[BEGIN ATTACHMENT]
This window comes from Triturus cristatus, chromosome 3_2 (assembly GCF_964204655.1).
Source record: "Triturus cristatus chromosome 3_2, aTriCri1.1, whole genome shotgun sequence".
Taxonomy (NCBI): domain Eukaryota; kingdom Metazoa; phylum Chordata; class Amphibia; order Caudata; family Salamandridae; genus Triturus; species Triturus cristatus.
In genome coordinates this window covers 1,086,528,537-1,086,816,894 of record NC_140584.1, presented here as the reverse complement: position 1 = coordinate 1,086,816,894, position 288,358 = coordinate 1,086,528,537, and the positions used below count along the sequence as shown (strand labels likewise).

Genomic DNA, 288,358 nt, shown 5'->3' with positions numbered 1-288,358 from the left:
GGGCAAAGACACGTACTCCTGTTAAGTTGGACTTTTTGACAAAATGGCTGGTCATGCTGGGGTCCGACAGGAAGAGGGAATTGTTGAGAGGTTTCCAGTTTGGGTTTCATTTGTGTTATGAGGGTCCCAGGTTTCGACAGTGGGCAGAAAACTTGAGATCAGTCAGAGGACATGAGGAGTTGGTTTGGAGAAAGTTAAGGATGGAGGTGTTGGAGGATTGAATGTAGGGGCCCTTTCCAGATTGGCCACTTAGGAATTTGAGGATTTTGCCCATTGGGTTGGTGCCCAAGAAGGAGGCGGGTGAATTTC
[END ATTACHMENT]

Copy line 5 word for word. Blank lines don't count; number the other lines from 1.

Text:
Genomic DNA, 288,358 nt, shown 5'->3' with positions numbered 1-288,358 from the left: